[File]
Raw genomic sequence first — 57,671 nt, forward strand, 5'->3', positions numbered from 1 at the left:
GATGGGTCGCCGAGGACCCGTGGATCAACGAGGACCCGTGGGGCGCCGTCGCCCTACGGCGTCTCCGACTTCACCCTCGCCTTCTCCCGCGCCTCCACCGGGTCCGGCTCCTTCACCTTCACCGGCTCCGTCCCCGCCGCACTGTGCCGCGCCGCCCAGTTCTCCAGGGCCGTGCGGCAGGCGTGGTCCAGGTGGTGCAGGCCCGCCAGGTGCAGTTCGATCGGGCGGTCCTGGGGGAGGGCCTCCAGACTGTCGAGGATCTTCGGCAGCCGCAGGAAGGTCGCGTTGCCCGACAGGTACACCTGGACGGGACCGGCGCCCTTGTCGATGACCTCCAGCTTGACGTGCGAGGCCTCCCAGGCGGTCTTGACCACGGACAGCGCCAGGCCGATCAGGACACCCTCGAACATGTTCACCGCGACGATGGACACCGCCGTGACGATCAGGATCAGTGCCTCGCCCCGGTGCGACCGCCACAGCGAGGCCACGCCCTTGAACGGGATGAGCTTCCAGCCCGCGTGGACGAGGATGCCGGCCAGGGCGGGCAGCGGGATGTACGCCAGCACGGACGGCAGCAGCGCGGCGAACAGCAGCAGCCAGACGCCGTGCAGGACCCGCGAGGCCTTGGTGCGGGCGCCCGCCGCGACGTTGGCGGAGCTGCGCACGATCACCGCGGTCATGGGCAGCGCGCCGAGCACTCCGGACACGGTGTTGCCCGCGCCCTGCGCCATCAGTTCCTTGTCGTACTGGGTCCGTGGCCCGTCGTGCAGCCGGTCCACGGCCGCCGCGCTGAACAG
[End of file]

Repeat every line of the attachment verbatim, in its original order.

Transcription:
Raw genomic sequence first — 57,671 nt, forward strand, 5'->3', positions numbered from 1 at the left:
GATGGGTCGCCGAGGACCCGTGGATCAACGAGGACCCGTGGGGCGCCGTCGCCCTACGGCGTCTCCGACTTCACCCTCGCCTTCTCCCGCGCCTCCACCGGGTCCGGCTCCTTCACCTTCACCGGCTCCGTCCCCGCCGCACTGTGCCGCGCCGCCCAGTTCTCCAGGGCCGTGCGGCAGGCGTGGTCCAGGTGGTGCAGGCCCGCCAGGTGCAGTTCGATCGGGCGGTCCTGGGGGAGGGCCTCCAGACTGTCGAGGATCTTCGGCAGCCGCAGGAAGGTCGCGTTGCCCGACAGGTACACCTGGACGGGACCGGCGCCCTTGTCGATGACCTCCAGCTTGACGTGCGAGGCCTCCCAGGCGGTCTTGACCACGGACAGCGCCAGGCCGATCAGGACACCCTCGAACATGTTCACCGCGACGATGGACACCGCCGTGACGATCAGGATCAGTGCCTCGCCCCGGTGCGACCGCCACAGCGAGGCCACGCCCTTGAACGGGATGAGCTTCCAGCCCGCGTGGACGAGGATGCCGGCCAGGGCGGGCAGCGGGATGTACGCCAGCACGGACGGCAGCAGCGCGGCGAACAGCAGCAGCCAGACGCCGTGCAGGACCCGCGAGGCCTTGGTGCGGGCGCCCGCCGCGACGTTGGCGGAGCTGCGCACGATCACCGCGGTCATGGGCAGCGCGCCGAGCACTCCGGACACGGTGTTGCCCGCGCCCTGCGCCATCAGTTCCTTGTCGTACTGGGTCCGTGGCCCGTCGTGCAGCCGGTCCACGGCCGCCGCGCTGAACAG